Why Your Guitar Practice Doesn’t Give You Much Results

Why Your Guitar Practice Doesn’t Give You Much Results

It’s very frustrating when you spend so much time practicing guitar only to come up with little to no results. Ever wonder why this happens? Read the points below to understand why and start getting better results from your guitar practice:

You don’t practice with specific goals in mind

It’s hard to make significant progress in your guitar playing when you don’t have specific goals you are working towards. Without such goals, it is very likely that you’ll end up practicing too many things at once… leading to massive feelings of being overwhelmed. This makes practicing guitar very frustrating and unproductive. Practicing without specific goals also leads to mindless practice that never really helps you improve in any specific area. This means you might make a little progress, but you will never make massive strides to improve your playing in a short period of time.

Experts agree, setting goals is crucial for becoming a better guitarist. Setting goals for yourself is very fundamental to achieving success at anything at life. Guitar playing is no exception.

Setting musical goals for yourself not only inspires you to keep getting better, but it also helps you transform yourself into the guitarist you always wanted to be. Additionally, taking lessons with a great guitar teacher helps you not only set goals, but achieve them without getting off course.”

We agree. When you set goals for yourself, it adds tons of motivation to your practice that keeps you going until you become the guitarist you want to be.

The more specific you are with the goals you set, the easier it is to set a clear path for what you need to learn, how to practice and what things to prioritize in your practice. If you don’t know all these things after setting your goals, don’t worry. Most guitarists do not understand them without expert guidance. This makes finding an experienced guitar teacher especially helpful for reaching your goals.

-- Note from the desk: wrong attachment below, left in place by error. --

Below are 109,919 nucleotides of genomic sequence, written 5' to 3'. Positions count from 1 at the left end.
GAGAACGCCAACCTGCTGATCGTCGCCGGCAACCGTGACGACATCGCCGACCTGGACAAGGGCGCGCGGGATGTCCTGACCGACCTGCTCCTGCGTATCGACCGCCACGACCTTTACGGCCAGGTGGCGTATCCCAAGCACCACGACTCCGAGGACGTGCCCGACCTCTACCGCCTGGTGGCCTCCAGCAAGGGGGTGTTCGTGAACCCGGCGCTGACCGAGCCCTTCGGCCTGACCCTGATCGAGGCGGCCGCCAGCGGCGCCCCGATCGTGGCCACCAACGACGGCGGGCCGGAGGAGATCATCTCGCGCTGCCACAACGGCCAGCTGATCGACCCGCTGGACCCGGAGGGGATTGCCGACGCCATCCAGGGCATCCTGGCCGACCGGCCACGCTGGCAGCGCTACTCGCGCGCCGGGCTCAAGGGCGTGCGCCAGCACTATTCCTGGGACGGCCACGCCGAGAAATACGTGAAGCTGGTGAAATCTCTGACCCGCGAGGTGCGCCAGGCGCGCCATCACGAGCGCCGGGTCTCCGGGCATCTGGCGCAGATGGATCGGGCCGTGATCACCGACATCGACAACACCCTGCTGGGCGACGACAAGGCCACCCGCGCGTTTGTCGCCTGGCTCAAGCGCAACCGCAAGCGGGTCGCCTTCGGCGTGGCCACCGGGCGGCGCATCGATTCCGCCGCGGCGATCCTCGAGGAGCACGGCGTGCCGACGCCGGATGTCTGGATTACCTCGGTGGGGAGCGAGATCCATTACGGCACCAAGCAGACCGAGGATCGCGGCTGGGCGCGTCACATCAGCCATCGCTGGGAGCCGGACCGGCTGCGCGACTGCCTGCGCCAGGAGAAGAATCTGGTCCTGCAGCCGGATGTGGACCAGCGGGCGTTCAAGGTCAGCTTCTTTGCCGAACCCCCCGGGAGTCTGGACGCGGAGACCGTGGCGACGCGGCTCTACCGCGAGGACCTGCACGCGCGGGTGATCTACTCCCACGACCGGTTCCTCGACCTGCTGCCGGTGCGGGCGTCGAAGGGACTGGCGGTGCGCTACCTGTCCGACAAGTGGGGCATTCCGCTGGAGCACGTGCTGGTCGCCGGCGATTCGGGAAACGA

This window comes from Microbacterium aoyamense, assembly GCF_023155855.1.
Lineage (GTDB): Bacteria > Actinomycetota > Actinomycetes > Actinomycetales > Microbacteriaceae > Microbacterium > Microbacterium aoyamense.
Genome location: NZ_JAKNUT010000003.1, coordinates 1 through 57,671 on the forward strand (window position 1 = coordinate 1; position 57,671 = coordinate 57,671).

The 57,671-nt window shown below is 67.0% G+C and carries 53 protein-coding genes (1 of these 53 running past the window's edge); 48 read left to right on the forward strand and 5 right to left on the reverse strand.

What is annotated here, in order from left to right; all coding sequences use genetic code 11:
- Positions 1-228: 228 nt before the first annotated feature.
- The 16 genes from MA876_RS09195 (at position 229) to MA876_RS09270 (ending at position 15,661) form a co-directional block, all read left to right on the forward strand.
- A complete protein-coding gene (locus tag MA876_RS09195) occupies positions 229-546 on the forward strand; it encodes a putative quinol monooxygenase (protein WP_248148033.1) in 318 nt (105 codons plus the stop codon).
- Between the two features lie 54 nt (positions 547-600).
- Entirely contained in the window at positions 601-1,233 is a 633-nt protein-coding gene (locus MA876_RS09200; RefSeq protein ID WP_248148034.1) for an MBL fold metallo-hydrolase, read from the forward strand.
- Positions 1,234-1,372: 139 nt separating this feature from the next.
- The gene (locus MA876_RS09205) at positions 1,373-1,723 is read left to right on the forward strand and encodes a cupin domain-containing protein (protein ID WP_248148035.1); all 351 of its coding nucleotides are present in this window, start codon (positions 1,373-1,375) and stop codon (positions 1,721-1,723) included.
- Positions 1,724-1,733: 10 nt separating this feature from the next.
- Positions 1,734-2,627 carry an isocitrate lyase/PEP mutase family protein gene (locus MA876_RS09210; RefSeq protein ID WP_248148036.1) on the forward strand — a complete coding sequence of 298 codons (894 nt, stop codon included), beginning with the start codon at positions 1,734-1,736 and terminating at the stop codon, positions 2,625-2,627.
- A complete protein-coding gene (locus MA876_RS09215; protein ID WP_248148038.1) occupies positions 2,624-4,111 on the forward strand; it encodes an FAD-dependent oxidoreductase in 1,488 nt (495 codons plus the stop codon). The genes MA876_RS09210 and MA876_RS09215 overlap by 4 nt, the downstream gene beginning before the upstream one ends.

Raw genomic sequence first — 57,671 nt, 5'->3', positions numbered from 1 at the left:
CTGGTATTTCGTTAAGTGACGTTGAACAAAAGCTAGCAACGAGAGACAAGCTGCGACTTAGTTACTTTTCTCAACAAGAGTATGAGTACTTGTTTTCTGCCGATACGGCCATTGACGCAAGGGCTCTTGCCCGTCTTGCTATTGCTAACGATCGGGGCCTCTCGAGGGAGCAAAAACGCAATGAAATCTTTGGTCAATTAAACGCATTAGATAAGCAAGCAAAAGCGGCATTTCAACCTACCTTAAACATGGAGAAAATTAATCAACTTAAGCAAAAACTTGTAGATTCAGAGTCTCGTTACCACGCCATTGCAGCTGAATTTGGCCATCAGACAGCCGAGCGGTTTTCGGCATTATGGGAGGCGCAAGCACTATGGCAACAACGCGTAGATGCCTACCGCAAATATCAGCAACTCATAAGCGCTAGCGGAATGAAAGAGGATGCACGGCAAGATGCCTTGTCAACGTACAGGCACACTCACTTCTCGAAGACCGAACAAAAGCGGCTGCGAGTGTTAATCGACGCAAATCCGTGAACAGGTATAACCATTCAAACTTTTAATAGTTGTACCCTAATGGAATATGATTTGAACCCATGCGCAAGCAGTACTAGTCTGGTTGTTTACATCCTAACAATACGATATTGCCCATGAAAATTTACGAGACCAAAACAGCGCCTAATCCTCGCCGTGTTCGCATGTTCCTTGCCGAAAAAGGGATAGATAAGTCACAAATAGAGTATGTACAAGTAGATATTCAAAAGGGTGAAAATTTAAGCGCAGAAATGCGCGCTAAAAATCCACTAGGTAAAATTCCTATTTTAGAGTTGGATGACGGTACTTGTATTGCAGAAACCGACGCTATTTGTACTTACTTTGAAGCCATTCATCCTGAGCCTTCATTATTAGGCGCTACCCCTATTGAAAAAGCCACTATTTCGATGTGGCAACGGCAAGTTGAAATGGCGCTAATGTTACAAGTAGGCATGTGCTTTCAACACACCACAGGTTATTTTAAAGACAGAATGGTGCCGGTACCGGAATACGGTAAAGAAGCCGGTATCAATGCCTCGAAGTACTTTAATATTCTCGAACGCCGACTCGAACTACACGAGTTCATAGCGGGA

You practice skills in isolation but never integrate them together

It’s a big mistake to practice all your guitar skills in isolation from one another. Why? Playing guitar well is a matter of being able to combine everything you know together. Without this skill, you struggle to play some things when you have mastered others, making you feel like a total beginner (this is very frustrating). For instance, a lot of guitarists learn how to play as fast as possible but never learn how to actually use this speed to create good phrases/solos. The result is fast playing that sounds like noise whenever put into the context of a solo. In this case, one solution is to practice phrasing some of the scales/licks that one has mastered at high speeds in order to have better skill with playing musical sounding solos. There are many approaches to this, and a great guitar teacher can show you all of them.

Professional guitar teacher and music career mentor, Tom Hess agrees: “You become unbalanced as a guitar player when you can’t use your skills together. Practicing everything in isolation leads to this problem. Instead of doing this, find creative ways to practice different skills together. Better yet, find a guitar teacher who can show you how to do this effectively.”

You don’t track your progress

Another guitar practice mistake is to not track your progress. Without tracking your progress, it is nearly impossible to know for sure if what you are doing is working or not. To learn how to effectively do this, ask your guitar teacher how to track specific areas of your guitar playing.

Apply what you’ve learned in this article and watch as you get much better results from your guitar practice!